The Invisible Burdens of Chronic Illness
Rheumatoid arthritis is an invisible illness. Most of the time, the impact that RA has on my daily life isn’t visible to other people. However, once someone learns that I have RA, I think they can at least try to conceptualize the impact that pain and fatigue have on my daily life. Someone without RA may never truly know the full extent of these physical burdens, but most people understand what it feels like to be exhausted or in pain, so at least they can try to come close.
But most people do not realize that there are other burdens associated with living with a chronic illness – like the investment of time, energy, and money that goes into attempting to maintain my health.
For example, one morning while I tried to clean up from breakfast and keep my children from hurting each other as they fought over some toy train tracks, my husband and I got into an argument about yet another medical bill. We were arguing because the bill was difficult to understand, as they always are. Since our health insurance comes from my husband’s employer, I needed him to get me some information to help me figure it out. My husband was at work and hadn’t found time to get me the information, which is why we were arguing. Over text message. Which, as an aside, is not a way I recommend arguing with your partner!
That same afternoon, I sat down during the single, golden hour where both of my children nap at the same time to call my insurance company. While it is annoying for anyone to have to spend time talking to their insurance company, you probably can’t understand what a sacrifice this is for me unless you are a parent yourself. Most days I am the sole caretaker of a pair of toddler boys, ages 3 and 1. They are rambunctious. They get into trouble. They require my constant attention and, on most days, more energy than I actually have. The single hour a day where they nap simultaneously is the only time I have to myself. To think. To take a deep breath. To drink my tea while it is still hot. To pee alone. But it is also the only time I have to get things done.
It took over an hour for the representative from my insurance company to offer me an explanation that made a modicum of sense. Though I had logged into the “member dashboard” and had several bills in front of me, it turned out that the representative was not able to log into my account to see the same thing I was looking at. For some reason, she could also only see medical charges that had gone towards my deductible, not prescription charges. For that info she would need to contact another department, and that would take 48 hours. So we had to make do with her attempting to answer my questions while we looked at different information that was apparently incomplete.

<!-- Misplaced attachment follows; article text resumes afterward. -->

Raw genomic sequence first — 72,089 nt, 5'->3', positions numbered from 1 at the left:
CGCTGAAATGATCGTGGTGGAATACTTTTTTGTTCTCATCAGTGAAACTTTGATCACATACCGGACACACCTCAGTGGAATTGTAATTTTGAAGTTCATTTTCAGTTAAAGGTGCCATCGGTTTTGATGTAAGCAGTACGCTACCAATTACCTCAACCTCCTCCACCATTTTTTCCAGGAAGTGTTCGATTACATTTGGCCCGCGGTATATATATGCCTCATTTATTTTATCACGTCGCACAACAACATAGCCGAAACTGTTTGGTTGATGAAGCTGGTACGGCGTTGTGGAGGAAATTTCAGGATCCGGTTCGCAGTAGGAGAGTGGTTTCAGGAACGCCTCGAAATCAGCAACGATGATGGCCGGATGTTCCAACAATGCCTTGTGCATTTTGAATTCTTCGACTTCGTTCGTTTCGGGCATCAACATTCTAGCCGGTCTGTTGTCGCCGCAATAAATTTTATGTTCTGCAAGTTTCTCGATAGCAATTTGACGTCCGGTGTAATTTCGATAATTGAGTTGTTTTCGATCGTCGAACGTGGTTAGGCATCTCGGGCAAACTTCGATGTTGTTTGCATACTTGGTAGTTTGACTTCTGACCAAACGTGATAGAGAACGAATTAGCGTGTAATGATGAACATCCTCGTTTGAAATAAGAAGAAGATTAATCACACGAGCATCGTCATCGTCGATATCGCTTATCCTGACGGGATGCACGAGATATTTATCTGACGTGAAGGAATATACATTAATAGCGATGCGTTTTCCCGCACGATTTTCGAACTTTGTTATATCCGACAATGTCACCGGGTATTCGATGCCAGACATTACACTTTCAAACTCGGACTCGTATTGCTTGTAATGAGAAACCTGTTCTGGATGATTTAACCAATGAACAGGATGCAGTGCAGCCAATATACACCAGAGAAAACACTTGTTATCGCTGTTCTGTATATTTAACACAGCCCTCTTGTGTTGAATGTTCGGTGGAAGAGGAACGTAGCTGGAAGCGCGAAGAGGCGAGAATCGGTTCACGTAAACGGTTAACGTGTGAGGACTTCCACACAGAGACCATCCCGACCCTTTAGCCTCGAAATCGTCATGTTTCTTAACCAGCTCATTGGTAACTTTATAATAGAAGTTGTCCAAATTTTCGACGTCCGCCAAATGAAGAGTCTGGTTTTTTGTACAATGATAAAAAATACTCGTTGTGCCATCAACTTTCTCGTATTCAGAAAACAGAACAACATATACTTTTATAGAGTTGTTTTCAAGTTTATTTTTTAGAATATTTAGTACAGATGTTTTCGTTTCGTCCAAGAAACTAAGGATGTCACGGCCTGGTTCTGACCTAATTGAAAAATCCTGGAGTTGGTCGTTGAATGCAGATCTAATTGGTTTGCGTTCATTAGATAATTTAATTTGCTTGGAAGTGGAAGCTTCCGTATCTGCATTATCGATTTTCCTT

In the end, it turned out to be pretty much a waste of my energy and precious childfree time. But medical bills make up a huge portion of our family’s budget, so I keep careful records. It’s not even the end of the year yet, and we have already spent almost $12,000 on medical expenses – not including our premium payments. Though we are a family of four, 80-90% of the money we spend on medical bills goes to taking care of my chronic illness. I know I have to do my due diligence when I have a question about billing to make sure that the large sums of money we fork over for my medical care is actually being spent and credited the way it is supposed to.
I try not to think too much about how much easier our day-to-day lives would be if we had an extra $1,000 a month to spend on whatever we wanted. Instead I clip coupons for our groceries. I shop for our boys at consignment sales. I almost never buy anything new, especially for myself. I spend my extremely limited time and energy wading through medical bills and fighting with my insurance company. These burdens – time, energy, money – are invisible to most people, but to my family they are simply part of the reality of life with a chronic illness.